55. ^ 365 526 disposal Today's Railways UK issue 133 January 2013 page 66
  56. ^ EMU Rail Express issue 239 April 2016 page 91
  57. ^ Black Horse Drove Archived 24 December 2020 at the Wayback Machine Rail Accident Investigation Branch
  58. ^ Hatson's Crossing Archived 24 December 2020 at the Wayback Machine Rail Accident Investigation Branch
  59. ^ Driver killed in crash with train on 'user operated' level-crossing Archived 24 December 2020 at the Wayback Machine Evening Standard 12 July 2012
  60. ^ George, Martin (30 May 2015). "Low-speed train crash injures three people at Cambridge Station". Eastern Daily Press. Norwich. Archived from the original on 30 May 2015. Retrieved 30 May 2015.
  61. ^ Probe after train hits Land Rover on track Archived 24 December 2020 at the Wayback Machine BBC News 12 August 2016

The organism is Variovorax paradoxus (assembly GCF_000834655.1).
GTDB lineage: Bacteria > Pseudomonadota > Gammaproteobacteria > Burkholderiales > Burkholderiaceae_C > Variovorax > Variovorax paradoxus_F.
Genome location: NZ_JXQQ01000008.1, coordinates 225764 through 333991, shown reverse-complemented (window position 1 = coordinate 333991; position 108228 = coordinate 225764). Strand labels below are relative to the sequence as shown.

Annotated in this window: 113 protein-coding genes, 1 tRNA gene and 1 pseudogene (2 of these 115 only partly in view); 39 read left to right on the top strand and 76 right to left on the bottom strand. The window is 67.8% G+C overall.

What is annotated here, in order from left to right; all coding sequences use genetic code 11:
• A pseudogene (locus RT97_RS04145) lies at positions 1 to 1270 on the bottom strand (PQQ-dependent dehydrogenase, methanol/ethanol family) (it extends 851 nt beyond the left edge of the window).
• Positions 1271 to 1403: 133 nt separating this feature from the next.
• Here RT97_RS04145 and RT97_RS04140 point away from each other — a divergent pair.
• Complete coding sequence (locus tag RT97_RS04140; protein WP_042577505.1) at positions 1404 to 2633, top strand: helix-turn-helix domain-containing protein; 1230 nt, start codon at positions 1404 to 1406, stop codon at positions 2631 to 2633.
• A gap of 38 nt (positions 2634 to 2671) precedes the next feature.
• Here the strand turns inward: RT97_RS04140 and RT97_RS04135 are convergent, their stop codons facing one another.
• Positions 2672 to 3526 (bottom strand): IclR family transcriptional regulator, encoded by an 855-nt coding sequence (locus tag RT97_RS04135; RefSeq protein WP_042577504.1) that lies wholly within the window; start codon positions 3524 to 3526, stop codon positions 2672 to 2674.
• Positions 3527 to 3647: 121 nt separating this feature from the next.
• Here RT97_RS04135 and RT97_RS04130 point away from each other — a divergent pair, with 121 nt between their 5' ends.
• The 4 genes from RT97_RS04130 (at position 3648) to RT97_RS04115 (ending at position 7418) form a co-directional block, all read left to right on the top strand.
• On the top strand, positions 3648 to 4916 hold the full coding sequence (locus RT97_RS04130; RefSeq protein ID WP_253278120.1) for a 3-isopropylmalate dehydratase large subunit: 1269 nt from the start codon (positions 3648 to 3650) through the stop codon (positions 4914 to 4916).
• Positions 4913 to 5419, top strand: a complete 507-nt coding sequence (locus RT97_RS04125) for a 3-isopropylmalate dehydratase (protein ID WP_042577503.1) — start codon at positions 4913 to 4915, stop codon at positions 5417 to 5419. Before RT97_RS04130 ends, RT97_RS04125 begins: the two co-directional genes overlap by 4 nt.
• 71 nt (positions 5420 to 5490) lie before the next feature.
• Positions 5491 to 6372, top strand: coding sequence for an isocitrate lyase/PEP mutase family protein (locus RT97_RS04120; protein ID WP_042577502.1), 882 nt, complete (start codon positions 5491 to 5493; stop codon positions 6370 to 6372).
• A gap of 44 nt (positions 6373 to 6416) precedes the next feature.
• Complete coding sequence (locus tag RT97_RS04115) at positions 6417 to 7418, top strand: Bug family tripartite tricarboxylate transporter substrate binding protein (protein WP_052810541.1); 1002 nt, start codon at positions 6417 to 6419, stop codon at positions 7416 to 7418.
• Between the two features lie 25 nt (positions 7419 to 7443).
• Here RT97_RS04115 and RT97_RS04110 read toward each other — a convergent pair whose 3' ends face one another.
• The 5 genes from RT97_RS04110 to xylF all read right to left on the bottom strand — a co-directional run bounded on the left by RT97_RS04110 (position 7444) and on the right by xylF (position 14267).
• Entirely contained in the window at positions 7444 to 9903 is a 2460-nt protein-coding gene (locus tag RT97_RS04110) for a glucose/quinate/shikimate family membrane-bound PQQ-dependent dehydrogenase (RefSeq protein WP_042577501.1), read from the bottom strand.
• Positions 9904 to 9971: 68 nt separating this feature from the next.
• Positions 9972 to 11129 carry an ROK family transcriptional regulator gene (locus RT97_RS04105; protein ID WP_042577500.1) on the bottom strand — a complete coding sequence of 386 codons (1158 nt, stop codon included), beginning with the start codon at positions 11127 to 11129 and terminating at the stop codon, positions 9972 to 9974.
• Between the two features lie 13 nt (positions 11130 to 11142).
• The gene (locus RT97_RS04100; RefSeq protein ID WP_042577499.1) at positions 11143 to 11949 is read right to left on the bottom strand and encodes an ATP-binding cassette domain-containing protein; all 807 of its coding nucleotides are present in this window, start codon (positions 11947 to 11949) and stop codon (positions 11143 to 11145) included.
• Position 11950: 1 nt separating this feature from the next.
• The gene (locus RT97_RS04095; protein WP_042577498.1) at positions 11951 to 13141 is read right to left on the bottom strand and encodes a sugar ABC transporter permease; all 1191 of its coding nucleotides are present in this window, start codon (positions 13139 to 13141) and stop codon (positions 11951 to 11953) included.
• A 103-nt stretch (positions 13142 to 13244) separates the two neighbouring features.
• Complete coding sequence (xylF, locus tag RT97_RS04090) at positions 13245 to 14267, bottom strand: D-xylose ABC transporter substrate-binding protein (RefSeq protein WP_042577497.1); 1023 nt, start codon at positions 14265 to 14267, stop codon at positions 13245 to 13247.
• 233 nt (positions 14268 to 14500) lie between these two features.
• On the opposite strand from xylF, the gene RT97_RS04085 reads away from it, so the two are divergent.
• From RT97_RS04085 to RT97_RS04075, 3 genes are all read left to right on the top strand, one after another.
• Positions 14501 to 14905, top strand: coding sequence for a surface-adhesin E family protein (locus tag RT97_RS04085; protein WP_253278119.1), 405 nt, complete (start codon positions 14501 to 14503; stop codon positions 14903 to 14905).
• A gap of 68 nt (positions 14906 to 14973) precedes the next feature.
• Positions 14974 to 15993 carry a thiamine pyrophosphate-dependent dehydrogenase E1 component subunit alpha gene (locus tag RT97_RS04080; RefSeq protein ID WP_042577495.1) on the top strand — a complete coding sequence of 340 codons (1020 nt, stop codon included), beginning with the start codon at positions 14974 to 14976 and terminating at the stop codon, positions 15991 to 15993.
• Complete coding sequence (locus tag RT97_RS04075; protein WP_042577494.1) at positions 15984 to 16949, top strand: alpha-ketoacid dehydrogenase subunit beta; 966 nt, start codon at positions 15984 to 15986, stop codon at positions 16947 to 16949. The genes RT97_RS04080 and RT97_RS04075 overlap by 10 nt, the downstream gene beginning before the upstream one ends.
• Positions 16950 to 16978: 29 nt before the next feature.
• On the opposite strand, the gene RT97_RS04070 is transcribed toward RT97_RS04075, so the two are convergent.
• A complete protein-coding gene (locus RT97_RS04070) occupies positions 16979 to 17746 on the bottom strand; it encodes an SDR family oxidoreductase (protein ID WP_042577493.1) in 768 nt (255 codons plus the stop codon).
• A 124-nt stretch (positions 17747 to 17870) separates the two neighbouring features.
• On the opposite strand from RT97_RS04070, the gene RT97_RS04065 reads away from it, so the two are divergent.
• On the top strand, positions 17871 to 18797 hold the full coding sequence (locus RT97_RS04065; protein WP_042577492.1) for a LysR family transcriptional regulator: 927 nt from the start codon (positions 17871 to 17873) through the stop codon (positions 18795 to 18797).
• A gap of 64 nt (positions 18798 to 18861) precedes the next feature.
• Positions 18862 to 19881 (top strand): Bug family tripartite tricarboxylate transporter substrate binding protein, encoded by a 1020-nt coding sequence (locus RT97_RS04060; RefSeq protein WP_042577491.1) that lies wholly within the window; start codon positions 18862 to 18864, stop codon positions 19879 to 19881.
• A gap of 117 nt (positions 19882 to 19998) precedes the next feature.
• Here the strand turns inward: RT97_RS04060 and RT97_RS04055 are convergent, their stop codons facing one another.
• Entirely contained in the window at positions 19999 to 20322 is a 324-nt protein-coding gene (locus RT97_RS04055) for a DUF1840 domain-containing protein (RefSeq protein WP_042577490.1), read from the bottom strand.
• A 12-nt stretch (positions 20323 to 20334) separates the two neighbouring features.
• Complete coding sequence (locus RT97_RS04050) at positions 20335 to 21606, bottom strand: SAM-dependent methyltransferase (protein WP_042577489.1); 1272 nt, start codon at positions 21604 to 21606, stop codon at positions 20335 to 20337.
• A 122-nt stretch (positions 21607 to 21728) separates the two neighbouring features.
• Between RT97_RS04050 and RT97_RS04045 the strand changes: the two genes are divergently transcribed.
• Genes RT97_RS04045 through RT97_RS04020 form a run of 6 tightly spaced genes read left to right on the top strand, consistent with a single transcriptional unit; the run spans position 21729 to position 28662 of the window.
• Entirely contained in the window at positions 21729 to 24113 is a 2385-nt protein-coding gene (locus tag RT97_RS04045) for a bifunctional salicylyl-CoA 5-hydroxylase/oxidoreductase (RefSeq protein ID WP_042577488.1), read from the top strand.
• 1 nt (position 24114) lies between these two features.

62. ^ "GTR begins withdrawal of Class 365s". Rail. No. 928. 7 April 2021. p. 31.
  63. ^ "Ownership of '365s' to Eversholt". Rail. No. 930. 5 May 2021. p. 30.
  64. ^ Train named for town at special ceremony Archived 2 May 2011 at the Wayback Machine Royston Crow 5 February 2011
  65. ^ WAGN's final picture train Rail issue 529 21 December 2005 page 51
  66. ^ One joins Trafalgar namings along with WAGN at King Lynn Rail issue 524 12 October 2005 page 13
  67. ^ NXEA to name Class 90 Rail issue 589 9 April 2008 page 59

External links[edit]

Media related to British Rail Class 365 at Wikimedia Commons